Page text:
EQC “as new” Repair Standard Sees Claims Starting Again

June 28, 2016

By Rory Crosbie, Prendos Director, Registered & Chartered Building Surveyor

Five years on from the February 2011 earthquake some of the more complex insurance claims are starting from the beginning as case by case EQC deem their claims to be over-cap, potentially as a result of applying the “as new” repair standard.

While most commercial and a bigger number of residential insurance claims have now been resolved the remaining complex claims are now slowly being addressed.

In the last six months EQC passed 700 claims over to the insurance companies when it was agreed that the cost of repairing the damaged properties to an “as new” standard in line with building code requirements were in excess of $100,000.00 plus GST.

It comes after the recent ruling that EQC’s repair obligation “as new” may change current damage repair solutions for some properties. The “as new” requirement now aligns to that of most insurance policies responses.

For example, where cladding systems were damaged, the “as new” wording of insurance policies prompted insurers to complete invasive investigations on some damaged cladding systems to satisfy them that the repair solution complied with the building code.

“Applying the “as new” wording may result in quite a different and more expensive repair solution for the damaged property,” Prendos Director, Registered and Chartered Building Surveyor Rory Crosbie said.

“Some under-cap “repairs” following a lesser standard of repair may not have complied with the minimum standard of repair – the building code. Potentially, some repaired properties still do not comply, having been incorrectly repaired.

“Those facing negotiating their way through complex claims are dealing with potentially another few years of uncertainty, and are aware of the looming deadline that relates to the Limitation Act.”

He said to ensure a satisfactory outcome, reduce uncertainty and avoid unnecessary stress the insured are well advised to retain expert technical and legal experts to manage and assist with the claim settlement process.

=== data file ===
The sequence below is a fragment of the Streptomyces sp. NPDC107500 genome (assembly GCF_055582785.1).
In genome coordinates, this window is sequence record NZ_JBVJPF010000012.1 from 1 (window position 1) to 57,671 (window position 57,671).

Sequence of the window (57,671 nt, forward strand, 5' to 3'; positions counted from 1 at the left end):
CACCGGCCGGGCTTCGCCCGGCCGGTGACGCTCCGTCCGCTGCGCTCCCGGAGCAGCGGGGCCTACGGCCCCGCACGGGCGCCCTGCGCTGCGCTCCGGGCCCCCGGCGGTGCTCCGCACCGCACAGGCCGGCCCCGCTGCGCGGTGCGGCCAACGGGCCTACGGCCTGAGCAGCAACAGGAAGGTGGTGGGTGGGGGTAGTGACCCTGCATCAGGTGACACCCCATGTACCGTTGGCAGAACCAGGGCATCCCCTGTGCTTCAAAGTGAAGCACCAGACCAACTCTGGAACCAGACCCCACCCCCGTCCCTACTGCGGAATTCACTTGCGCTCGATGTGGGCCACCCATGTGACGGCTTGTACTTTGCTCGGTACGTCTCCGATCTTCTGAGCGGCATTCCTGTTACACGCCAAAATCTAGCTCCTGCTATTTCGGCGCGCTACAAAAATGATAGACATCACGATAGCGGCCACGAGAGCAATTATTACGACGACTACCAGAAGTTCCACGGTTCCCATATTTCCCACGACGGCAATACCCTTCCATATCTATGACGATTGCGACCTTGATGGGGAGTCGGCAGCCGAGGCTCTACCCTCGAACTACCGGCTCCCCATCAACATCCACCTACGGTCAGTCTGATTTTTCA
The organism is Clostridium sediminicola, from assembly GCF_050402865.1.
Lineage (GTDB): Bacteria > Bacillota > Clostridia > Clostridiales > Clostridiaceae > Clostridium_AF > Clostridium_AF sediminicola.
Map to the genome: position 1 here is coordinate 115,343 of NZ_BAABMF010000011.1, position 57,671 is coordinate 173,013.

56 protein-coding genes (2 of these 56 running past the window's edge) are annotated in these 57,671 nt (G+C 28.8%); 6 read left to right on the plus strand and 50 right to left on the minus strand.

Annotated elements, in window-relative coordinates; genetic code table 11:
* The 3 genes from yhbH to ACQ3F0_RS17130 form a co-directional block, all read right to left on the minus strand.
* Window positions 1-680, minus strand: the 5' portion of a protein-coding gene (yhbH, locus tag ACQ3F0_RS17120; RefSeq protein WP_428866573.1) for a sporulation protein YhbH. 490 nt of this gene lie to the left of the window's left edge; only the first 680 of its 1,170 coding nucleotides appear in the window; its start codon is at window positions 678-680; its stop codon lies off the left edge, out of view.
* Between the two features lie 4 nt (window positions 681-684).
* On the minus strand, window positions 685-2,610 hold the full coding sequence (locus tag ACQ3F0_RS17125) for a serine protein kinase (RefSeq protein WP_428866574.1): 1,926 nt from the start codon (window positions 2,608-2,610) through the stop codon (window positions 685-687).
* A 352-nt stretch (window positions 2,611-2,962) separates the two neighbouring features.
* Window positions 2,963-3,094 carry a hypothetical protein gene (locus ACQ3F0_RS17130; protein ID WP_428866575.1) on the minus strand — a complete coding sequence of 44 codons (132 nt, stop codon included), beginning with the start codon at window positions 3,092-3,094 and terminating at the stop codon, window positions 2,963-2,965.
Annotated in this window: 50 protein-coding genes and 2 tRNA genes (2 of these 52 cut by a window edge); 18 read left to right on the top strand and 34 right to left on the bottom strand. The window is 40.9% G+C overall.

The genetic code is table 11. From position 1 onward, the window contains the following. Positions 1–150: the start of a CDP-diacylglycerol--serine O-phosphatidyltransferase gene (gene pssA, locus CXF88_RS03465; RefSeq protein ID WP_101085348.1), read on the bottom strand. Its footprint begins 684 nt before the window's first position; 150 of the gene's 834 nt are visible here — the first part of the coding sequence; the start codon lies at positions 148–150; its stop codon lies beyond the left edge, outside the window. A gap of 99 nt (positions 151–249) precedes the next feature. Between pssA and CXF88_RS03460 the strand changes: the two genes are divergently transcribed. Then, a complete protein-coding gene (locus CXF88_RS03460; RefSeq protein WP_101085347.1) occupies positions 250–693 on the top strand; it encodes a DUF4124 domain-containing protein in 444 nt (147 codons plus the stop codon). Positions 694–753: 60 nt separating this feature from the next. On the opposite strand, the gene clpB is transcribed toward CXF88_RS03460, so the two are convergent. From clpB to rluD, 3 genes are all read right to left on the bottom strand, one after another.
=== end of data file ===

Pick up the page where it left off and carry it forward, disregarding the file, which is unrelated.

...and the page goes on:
Over the last five years the Christchurch Prendos team has considered each claim on their own merits but have applied the same basic principles of damage assessment and repair advice to reach successful settlement solutions.

“The key to reaching successful outcomes depends on seeking the right technical experts to complete independent earthquake damage inspections. This allows an accurate repair scope proposal to be produced so the quantity surveyors can value the true cost of the claim.

“Once the technical insurance investigation reports have been prepared, insurance brokers and lawyers with knowledge of how insurance policies should respond to the event ‘damage caused by the earthquakes’ can generally negotiate the settlement of the claim to the satisfaction of both parties without the need for embarking on costly and lengthy legal process.”

Mr Crosbie said in his experience over the last five years, early involvement of the appropriate experts usually results in quicker settlements.

His Christchurch based team of structural engineers, building and quantity surveyors, have assisted both the insured and the insurance companies dealing with earthquake insurance claims by providing; independent damage assessments; repair methodologies; repair scopes and valuations and rebuild valuations.

He said while many damaged buildings have now been assessed by numerous “experts”, the true cost of repair of those damaged buildings cannot be accurately determined unless damage assessments consider the damage on the whole: damage to ground, structure and building fabric and all recommendations on how to repair each damaged element.

These areas of repair are brought forward into a well considered repair scope proposal.

“Some EQC over-cap properties now passed to insurers may well have no geo-technical investigations completed and damaged cladding systems on such claims may require to be invasively investigated to understand if the earthquake damage has resulted in their failure to now meet the requirements of the building code.”

Insurance brokers predict that the legal battles relating to earthquake claims will occupy the courts for at least the next five years.

“A good starting point to reduce the need to engage in long legal battles is to appoint a team of competent technical professionals to report on ground, structure and building fabric damage and to provide repair and possibly rebuild value estimates.”

In some cases fees for the appointment of such professionals may be covered as part of the final settlement offer.

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